Adams New Universal Monocular Microscope (circa 1746)

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Strontium Video No. 3
28k Stream

Discovered in 1790 and first isolated in 1808, strontium is an element that belongs to the group of alkaline-earth metals. It is a soft metal, like lead, and has a silvery color when freshly cut. Pure metal does not occur naturally and can only be produced through processing. It makes up about 0.04 percent of the Earth's crust and is most commonly found in the minerals strontianite (the carbonate) and celestite (the sulfate). Commercially, it is used as an ingredient in red signal flares.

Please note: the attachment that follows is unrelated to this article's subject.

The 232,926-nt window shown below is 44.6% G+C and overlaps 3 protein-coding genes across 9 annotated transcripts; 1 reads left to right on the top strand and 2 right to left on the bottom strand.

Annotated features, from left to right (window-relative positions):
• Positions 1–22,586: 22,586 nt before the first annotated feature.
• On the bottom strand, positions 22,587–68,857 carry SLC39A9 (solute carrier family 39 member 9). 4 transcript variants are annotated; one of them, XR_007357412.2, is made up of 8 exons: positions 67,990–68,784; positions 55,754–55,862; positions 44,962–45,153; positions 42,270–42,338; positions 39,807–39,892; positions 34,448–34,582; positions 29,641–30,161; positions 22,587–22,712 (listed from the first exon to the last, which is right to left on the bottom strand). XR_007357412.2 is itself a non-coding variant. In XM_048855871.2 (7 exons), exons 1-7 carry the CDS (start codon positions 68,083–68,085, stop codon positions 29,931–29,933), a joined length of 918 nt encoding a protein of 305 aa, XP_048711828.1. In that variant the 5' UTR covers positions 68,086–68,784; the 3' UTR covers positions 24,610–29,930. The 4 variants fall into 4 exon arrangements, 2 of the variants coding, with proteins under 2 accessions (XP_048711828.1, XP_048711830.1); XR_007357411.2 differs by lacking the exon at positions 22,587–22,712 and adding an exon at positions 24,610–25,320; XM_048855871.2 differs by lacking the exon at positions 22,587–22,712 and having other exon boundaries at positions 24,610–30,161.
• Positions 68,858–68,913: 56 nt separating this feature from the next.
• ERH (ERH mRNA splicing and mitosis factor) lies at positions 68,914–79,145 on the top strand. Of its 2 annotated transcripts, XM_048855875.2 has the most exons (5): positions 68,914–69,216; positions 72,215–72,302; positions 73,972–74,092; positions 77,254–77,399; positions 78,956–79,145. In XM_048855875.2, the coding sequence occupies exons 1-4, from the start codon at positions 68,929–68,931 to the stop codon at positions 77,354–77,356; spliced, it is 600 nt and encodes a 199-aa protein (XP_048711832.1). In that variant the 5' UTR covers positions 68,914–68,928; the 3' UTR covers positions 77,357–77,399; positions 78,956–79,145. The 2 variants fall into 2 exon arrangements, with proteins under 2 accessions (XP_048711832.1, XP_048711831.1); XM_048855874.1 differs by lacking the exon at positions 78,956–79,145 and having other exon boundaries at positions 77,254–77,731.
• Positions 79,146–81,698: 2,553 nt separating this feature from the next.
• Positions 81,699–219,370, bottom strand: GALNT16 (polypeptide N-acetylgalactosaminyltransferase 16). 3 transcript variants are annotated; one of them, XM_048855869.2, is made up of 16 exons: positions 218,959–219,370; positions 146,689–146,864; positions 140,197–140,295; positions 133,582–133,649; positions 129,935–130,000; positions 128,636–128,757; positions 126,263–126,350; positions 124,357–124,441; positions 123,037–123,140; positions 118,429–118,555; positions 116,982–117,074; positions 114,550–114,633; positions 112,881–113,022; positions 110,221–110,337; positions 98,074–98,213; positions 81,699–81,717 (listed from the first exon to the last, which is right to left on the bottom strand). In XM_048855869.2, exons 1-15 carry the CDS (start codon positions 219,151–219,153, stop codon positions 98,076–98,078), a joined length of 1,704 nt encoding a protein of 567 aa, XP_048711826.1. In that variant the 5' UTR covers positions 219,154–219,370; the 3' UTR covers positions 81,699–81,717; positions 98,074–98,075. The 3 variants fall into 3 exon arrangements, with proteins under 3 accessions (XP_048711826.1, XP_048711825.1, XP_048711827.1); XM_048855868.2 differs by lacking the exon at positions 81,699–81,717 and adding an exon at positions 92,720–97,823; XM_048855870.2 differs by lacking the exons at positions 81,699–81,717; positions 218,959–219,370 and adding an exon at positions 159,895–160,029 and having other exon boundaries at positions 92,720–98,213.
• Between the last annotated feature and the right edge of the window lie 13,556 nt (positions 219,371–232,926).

The isotope strontium-90, which has a half-life of 28 years, is considered the most dangerous constituent of radioactive fallout from nuclear explosions. It can replace some of the calcium in foods and ultimately become incorporated into bones and teeth, where it continues to emit electrons and cause radiation injury. Controlled amounts of radioactive strontium have been used as a treatment for bone cancer.


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